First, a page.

The Chofetz Chaim’s Suitcase
When they asked us, literally with tears in their eyes, why we were moving to Jerusalem – to a much smaller and much more expensive rented dump – it was hard to find an answer they’d accept.
Because the only answer for why we moved here back then is ‘we think that’s what God wants us to do.’
Were we convinced ourselves? Mostly. But that first year was a baptism of fire, and we spent most of it trying to deal with teens who were feeling so miserable, and also feeling so angry at us, for messing up their lives.
And what made it worse is that they had a point.
I’ve written about that year a lot, not least in The Secret Diary of a Jewish Housewife, but over the last four years, I’ve been given a lot more reasons why we moved to Jerusalem. Like, I feel so much happier here, the bloke feels so much happier here, we both got ‘real’ here, and stopped feeling like the ‘biggest tzaddik in town’ (a problem that happens very easily if you’re trying to be more machmir than most of your neighbors.)
As a family, we get on so much better these days, and a lot of that has to do with living in close quarters with each other, so teenagers (or mothers…) can’t permanently escape for weeks at a time by closing themselves up in their rooms.
So on the real stuff, the inner dimension stuff, Jerusalem has been such a blessing.
But it’s still hard, sometimes, like this morning, when I schlepped my family off to see another potential rental in Rehavia, and the youngest kid got profoundly depressed and angry about the whole situation again, because we’d have to chuck out most of our furniture to fit into that flat.
“Why are we living in Jerusalem?!” she wanted to know. “Just because some ‘rav’ said so?! Weren’t we meant to get a nice house from doing what he said?! Why can’t we just move out and live somewhere normal, and then you can come back here when we’ve left home and live in some small, rented yucky place!”
Hmmm. Something to look forward to.
Because the last few months, I’ve also had some big struggles over what the heck is going on, and why, and some big questions than I can’t really find answers for.
I’ve noticed the last three or so months that a lot of people are being hit with some ginormous issues, mostly connected with money problems and houses.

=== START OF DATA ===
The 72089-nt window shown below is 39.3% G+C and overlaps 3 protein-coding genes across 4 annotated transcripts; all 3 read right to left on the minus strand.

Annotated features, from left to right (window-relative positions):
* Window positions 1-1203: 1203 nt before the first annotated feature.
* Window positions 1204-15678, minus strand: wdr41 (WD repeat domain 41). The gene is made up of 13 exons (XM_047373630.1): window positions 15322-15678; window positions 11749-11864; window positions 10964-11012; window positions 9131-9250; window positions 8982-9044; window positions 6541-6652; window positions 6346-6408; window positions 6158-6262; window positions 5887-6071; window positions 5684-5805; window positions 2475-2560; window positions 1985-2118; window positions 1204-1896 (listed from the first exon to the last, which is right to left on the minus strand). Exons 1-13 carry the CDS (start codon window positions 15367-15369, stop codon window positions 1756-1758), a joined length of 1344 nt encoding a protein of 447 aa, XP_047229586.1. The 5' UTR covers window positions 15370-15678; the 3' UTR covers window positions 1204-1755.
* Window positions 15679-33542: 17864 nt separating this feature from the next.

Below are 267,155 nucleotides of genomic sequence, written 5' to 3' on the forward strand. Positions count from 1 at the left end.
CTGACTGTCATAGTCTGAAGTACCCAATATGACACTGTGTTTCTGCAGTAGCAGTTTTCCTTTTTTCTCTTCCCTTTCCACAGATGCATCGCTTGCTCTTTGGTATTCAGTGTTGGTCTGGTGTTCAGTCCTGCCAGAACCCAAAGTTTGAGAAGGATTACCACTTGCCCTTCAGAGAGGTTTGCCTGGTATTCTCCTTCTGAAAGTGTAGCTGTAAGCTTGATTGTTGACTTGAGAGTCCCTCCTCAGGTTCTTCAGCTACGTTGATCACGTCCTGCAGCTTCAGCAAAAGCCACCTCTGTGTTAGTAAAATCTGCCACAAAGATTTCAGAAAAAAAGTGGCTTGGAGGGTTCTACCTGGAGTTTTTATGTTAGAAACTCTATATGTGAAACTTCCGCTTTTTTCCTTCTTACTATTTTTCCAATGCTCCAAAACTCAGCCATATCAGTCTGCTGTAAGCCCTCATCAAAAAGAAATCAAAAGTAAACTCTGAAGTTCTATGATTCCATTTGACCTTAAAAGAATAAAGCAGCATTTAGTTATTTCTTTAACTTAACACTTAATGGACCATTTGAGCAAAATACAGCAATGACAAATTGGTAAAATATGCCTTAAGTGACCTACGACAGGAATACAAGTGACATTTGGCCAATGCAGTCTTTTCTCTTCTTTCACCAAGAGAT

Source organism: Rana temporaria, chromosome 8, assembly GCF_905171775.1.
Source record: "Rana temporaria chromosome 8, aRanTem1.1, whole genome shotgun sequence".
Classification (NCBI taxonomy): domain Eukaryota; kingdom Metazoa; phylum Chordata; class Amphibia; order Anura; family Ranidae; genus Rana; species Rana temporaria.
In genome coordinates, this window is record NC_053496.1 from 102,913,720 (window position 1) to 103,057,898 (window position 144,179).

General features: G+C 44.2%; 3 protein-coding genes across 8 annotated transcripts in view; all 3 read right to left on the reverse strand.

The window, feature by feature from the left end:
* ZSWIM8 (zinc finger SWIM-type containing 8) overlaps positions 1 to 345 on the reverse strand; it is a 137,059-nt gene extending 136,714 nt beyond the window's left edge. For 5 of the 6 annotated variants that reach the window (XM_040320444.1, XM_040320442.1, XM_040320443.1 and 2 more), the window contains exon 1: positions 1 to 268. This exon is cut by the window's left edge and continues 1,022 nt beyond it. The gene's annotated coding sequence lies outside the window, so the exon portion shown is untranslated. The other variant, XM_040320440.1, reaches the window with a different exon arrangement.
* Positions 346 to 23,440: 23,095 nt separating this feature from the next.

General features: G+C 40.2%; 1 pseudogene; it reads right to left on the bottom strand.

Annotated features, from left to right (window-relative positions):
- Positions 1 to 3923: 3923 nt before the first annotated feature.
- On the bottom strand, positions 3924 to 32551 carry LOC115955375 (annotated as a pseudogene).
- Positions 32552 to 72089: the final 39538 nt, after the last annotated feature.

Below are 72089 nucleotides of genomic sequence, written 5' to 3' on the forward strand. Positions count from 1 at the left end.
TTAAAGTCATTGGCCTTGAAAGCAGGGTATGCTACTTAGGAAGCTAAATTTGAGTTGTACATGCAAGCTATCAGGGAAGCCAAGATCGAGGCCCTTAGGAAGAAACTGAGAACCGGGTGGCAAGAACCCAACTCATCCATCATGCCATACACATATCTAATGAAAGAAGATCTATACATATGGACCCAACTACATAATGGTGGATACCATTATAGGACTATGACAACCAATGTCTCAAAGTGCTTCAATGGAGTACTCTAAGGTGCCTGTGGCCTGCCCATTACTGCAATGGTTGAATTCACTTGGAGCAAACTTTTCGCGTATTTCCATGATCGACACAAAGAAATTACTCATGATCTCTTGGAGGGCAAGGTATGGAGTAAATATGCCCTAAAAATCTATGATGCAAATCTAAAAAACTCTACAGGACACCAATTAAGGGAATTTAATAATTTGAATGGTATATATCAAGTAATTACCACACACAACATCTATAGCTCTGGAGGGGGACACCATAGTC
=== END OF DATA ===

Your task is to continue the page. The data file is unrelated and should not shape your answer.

Some of these people are mamash tzaddikim – like really.
And some of the tests these people going through have been stretching on for so long now, literally years, that it’s kind of mind-boggling that they’re still going.
How is it possible, to keep standing up in this stuff, to keep moving forward, to keep retaining emuna, to keeping having a smile on your face and words of Torah on your lips?
And yet, somehow, it is.
So I explained to my kid that we are all going through some huge tests at the moment, and that I appreciate that the house thing is a very big test for her too, and that right now, I don’t have answers for why it has to be so difficult.
But I also told her what I’m telling myself, over and over again: thank God it’s just house stuff, it’s just money problems. Thank God, if we have to go through some big difficulties right now, that they are only manifesting as money problems.
The teen didn’t exactly start smiling when I’d finished my speech – these are very hard concepts to understand, and there are people five times her age who are still struggling with the idea of happily accepting God’s will, when it’s so clearly going against their own.
But, she stopped ranting.
She started thinking.
And I know that by this afternoon, she’ll bounce back again and start to see that the good far outweighs the bad, even with all our difficulties.
And I think it’s also an inyan of encouraging more of us to pull out of the heavy materialism of our world, and to ‘live in the corridor’ a bit more. This world is only a corridor, a passage way leading to real world, i.e. the world of the soul.
The Chofetz Chaim famously kept his suitcase by his door, in case Moshiach showed up and he’d have to jump on the boat to Israel. I’m not at that level, but when I see my books still packed in their boxes; when I realise I can’t change or paint anything because it’s just rented; when I don’t buy any new furniture, because I have no idea where I’m going to be living in another six months and whether it will ‘fit’ – I have a small taste of the Chofetz Chaim’s suitcase.
And probably, that’s not a bad thing.